From tomorrow evening (Wednesday), arrivals will be linked in the Vendée port. Behind the top 5, three competitors should be done with their solo round the world tour late in the afternoon: Damien Seguin, Giancarlo Pedote and Jean Le Cam. Friday the 29th, it should be the turn of Benjamin Dutreux, currently in the northeast of the Azores archipelago. Then, we will watch like milk on fire for the arrival of a major depression on January 30 and 31, which may hamper the progress of Maxime Sorel and Armel Tripon. “It’s the biggest depression of the winter,” warn Sébastien Josse and Christian Dumard, the weather consultants for the Vendée Globe. 65 knots in gusts and 12 meters of troughs in the Bay of Biscay…

Quotes

Charlie Dalin, Apivia

I don’t realize the arrival is in less than 36 hours. I am focused on my race, on my trajectories, my sequencing of sail changes and on the next hours and obstacles to overcome. I’ve been at sea for so long that I’ve forgotten that life on land really exists. My daily life is now to be on my boat. It’s kind of my state of mind at the moment. The finish line still feels a long way off considering how much I have to do, especially next night.

I am in my playground, I know the Bay of Biscay better than my own garden. I’ve been crisscrossing this area across and across the Figaro for 10 years. I feel like I’m on the last day of the Solitaire du Figaro.

Benjamin Dutreux / OMIA – Water Family

It’s amazing what’s happening at the head of the fleet. I look pretty good, it’s interesting. The group of three boats (Dalin, Burton, Herrmann) is doing well! I don’t have too many favorites, they are all sailing really well. These last days of racing are a bit special: there is impatience and a strangeness in thinking that we are returning to active life. I find the time a bit long. I’m not really in competition mode, I’m careful: last night I hit something in the rudders. I have the impression that Les Sables d’Olonne is still super far! And at the same time, I have the feeling that the start from Les Sables d’Olonne was yesterday. The remaining days seem very long to me. I’m trying to stay focused for the finish so that the boat is going well.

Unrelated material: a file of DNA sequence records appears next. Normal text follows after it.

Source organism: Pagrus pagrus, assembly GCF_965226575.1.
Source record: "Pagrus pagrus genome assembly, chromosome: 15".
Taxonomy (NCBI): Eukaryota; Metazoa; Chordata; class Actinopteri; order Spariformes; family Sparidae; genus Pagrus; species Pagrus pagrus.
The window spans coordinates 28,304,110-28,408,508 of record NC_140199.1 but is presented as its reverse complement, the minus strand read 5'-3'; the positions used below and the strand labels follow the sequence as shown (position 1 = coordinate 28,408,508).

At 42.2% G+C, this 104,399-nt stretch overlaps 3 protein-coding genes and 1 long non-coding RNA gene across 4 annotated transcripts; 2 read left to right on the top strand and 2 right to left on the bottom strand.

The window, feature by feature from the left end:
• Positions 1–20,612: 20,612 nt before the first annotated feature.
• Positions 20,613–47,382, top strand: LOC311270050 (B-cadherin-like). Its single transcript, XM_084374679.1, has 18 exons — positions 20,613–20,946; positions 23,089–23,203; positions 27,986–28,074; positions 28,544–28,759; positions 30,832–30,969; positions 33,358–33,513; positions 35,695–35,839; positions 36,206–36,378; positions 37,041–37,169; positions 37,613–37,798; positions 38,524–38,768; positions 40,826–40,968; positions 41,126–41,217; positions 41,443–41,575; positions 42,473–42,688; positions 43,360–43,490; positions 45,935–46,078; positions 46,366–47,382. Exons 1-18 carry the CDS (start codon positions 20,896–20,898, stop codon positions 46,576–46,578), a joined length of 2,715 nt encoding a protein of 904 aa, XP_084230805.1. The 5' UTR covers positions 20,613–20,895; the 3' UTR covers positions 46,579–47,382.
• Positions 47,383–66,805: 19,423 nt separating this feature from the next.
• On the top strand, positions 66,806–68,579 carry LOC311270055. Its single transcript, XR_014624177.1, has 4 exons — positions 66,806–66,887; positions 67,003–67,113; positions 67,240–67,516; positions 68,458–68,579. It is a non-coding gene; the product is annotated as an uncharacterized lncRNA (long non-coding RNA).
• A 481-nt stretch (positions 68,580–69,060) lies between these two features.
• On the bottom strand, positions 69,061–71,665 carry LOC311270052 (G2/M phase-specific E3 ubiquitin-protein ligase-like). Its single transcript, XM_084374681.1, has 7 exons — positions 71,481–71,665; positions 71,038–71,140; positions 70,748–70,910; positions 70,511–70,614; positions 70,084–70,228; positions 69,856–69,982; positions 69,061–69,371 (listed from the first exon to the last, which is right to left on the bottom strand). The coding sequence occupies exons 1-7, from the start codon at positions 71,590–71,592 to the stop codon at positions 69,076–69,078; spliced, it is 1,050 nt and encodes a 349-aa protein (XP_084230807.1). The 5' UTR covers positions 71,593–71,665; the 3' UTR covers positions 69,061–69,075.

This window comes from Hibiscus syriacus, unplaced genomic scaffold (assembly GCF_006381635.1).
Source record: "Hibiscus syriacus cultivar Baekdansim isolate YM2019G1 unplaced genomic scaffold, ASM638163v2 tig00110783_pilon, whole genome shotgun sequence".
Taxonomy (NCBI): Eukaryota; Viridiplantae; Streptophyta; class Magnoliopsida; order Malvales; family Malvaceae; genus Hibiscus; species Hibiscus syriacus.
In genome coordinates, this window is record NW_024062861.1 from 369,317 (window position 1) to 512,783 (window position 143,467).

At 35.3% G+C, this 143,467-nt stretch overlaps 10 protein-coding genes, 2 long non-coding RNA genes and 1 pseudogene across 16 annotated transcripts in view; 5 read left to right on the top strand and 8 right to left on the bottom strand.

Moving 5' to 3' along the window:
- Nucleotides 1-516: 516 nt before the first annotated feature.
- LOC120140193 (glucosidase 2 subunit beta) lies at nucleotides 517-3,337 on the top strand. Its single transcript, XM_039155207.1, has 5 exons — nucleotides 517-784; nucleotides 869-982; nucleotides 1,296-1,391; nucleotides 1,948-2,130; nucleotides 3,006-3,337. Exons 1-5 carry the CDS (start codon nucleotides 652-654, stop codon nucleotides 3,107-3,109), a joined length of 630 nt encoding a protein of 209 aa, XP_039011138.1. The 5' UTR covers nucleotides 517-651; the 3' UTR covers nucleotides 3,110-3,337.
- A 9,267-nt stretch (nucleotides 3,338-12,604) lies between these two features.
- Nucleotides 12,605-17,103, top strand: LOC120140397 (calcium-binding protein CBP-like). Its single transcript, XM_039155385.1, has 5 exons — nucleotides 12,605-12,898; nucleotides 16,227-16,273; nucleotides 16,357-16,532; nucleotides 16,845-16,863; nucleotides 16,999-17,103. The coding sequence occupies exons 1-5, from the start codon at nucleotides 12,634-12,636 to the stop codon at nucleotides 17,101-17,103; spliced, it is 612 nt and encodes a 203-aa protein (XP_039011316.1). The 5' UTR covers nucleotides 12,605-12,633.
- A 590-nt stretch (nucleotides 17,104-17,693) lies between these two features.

Damien Seguin, Groupe APICIL

I find it hard to realize that I am coming. I know I’ll be at Les Sables d’Olonne in two days because I’m obviously watching the ETAs, but I think I’m far from coming to my head. Even if I want to, I am still a sailor in the Vendée Globe, I still fight with competitors around me. This finish is going to be special, like all races, but I’m not going to anticipate it too much, I’m going to leave it to my instincts for the time being and I’m going to try to keep doing what I’m doing well. that is to say finish this Vendée Globe.

You have to stay focused because even if it seems to be on the straight line, we will have complicated wind conditions, we will find a lot of maritime traffic and the Bay of Biscay is never something easy with the rise of the continental shelf. . The last 48 hours are not going to be easy, so I took this opportunity to get as much sleep as possible tonight.

Clarisse Crémer, Banque Populaire X

I don’t feel like I’m coming at all! It still seems far away to me. The wind calmed down well, I slapped at 27 knots and slack with choppy water. There I have 12-15 knots. This is the advantage of my position on my own: it is that I can rejoice when it eases! I’m starting to get under the influence of the high pressure, I really should stop. I should take 4 to 5 days to go to the Azores. And then after that, it will be hairy until Les Sables d’Olonne, there should be a big depression but it is not very stalled actually. If Romain (Attanasio) and Jérémie (Beyou) come back, I would have to attack in the depression, otherwise I will go easy, I am not within 24 hours.

Rankings at 3pm French Time

  1. Charlie Dalin, Apivia, 382.57 milles from finish
  2. Boris Herrmann, SeaExplorer – Yacht Club de Monaco, 82.02 miles from leader
  3. Louis Burton, Bureau Vallée 2, 123.19 miles from leader
  4. Thomas Ruyant, LinkedOut, 229.93 miles from leader
  5. Yannick Bestaven, Maître CoQ IV, 266.01 miles from leader

Photo Credit : JM. Liot